One Russian cosmonaut and one American astronaut are about to become very familiar with each other.
In late November it was announced that Scott Kelly and Mikhail Kornienko will launch from Kazakhstan in spring 2015 and dock at the International Space Station, where they will spend a full year in orbit above the earth.
The journey will be the longest American spaceflight ever, eclipsing the 215-day record previously set by astronaut Michael Lopez-Alegria in 2006-2007.
The Russians have endured long spaceflights before, with 5 cosmonauts having spent more than 300 days in orbit. Cosmonaut Valeri Polyakov, who spent 437.7 days mostly on the Mir space station in 1994-1995, holds the record for the longest spaceflight. His trip set the stage for the upcoming American-Russian trip, providing valuable information about the safety of long-term human space flight.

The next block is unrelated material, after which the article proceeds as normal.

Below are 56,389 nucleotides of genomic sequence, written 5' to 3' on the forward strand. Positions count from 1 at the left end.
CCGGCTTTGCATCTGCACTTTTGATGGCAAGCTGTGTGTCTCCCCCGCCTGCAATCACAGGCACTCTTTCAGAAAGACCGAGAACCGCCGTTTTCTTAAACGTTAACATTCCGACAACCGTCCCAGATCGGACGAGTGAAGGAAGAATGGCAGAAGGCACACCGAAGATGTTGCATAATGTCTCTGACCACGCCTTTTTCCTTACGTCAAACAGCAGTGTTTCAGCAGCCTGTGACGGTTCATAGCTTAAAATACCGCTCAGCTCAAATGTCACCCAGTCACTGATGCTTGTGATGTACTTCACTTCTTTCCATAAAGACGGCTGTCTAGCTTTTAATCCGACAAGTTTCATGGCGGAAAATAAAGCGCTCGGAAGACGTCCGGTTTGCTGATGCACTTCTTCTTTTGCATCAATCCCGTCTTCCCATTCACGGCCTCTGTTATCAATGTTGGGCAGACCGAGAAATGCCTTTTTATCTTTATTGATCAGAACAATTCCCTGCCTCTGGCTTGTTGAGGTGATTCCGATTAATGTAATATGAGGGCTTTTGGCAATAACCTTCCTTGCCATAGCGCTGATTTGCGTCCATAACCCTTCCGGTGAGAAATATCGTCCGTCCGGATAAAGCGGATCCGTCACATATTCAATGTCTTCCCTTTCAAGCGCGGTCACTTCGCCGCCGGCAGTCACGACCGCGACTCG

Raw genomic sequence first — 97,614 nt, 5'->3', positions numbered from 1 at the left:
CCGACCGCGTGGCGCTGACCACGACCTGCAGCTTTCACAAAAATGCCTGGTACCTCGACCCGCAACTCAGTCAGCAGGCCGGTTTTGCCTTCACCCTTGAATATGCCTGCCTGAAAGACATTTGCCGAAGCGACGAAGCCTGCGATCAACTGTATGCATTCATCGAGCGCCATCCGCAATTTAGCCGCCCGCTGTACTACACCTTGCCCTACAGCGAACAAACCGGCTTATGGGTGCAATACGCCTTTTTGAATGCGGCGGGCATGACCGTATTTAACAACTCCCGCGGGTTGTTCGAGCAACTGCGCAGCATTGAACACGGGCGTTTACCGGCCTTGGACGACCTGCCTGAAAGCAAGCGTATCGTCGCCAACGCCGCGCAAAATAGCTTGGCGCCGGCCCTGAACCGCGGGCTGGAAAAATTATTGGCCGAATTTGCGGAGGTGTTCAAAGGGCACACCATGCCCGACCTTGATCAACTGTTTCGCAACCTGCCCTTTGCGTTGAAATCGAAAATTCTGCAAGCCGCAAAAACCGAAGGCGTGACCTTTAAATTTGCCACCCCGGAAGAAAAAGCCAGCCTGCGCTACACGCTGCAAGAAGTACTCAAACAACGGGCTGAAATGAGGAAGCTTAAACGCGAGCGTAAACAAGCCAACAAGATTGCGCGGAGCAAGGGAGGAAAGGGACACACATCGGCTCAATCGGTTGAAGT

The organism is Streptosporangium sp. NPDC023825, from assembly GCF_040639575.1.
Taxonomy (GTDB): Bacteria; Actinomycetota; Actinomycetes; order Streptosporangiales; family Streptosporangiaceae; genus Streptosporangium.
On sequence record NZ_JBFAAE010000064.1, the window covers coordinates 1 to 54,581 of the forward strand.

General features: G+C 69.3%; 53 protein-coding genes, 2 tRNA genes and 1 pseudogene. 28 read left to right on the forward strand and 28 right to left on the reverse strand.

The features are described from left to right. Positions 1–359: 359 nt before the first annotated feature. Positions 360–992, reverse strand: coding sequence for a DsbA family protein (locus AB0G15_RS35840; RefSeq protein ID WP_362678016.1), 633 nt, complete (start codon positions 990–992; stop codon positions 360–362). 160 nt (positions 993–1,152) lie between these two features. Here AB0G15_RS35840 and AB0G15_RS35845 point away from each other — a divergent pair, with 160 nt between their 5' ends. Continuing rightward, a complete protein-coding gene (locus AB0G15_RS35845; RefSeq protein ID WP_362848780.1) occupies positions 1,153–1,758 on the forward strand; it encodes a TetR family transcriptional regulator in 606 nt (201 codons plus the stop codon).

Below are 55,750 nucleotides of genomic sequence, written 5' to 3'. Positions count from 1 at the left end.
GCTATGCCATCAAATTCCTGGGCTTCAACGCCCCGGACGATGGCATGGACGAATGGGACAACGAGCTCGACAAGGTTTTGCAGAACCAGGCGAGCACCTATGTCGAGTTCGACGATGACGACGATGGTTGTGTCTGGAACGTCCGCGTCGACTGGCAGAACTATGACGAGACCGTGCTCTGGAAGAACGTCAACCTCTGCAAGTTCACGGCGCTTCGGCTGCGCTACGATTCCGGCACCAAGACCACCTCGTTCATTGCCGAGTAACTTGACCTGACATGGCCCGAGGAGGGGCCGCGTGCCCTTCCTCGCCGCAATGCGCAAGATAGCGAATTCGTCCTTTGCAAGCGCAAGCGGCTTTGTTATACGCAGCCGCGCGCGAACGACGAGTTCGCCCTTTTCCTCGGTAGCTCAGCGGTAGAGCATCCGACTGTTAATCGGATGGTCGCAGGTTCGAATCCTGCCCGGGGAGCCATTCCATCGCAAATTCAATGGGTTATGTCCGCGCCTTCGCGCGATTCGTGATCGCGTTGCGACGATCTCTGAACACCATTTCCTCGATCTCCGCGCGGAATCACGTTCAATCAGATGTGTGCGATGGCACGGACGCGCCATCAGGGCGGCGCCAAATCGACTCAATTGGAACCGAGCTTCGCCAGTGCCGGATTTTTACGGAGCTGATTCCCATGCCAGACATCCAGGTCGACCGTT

After Kelly and Kornienko’s trip, we will know even more about the effects of space on bone density, muscle mass, vision and mood.
“Their skills and previous experience aboard the space station align with the mission’s requirements,” said William Gerstenmaier at NASA. “The one-year increment will expand the bounds of how we live and work in space and will increase our knowledge regarding the effects of microgravity on humans as we prepare for future missions beyond low-Earth orbit.”
In accepting the mission, Kelly has the red planet on his mind. “I personally think our ultimate destination, at least for a long time in our planet’s future, is getting to Mars,” he tells CBS News. “And I look at this as a step towards that.” A one-way trip to Mars is expected to take 150-300 days.
Kelly and Kornienko start training for the mission early next year.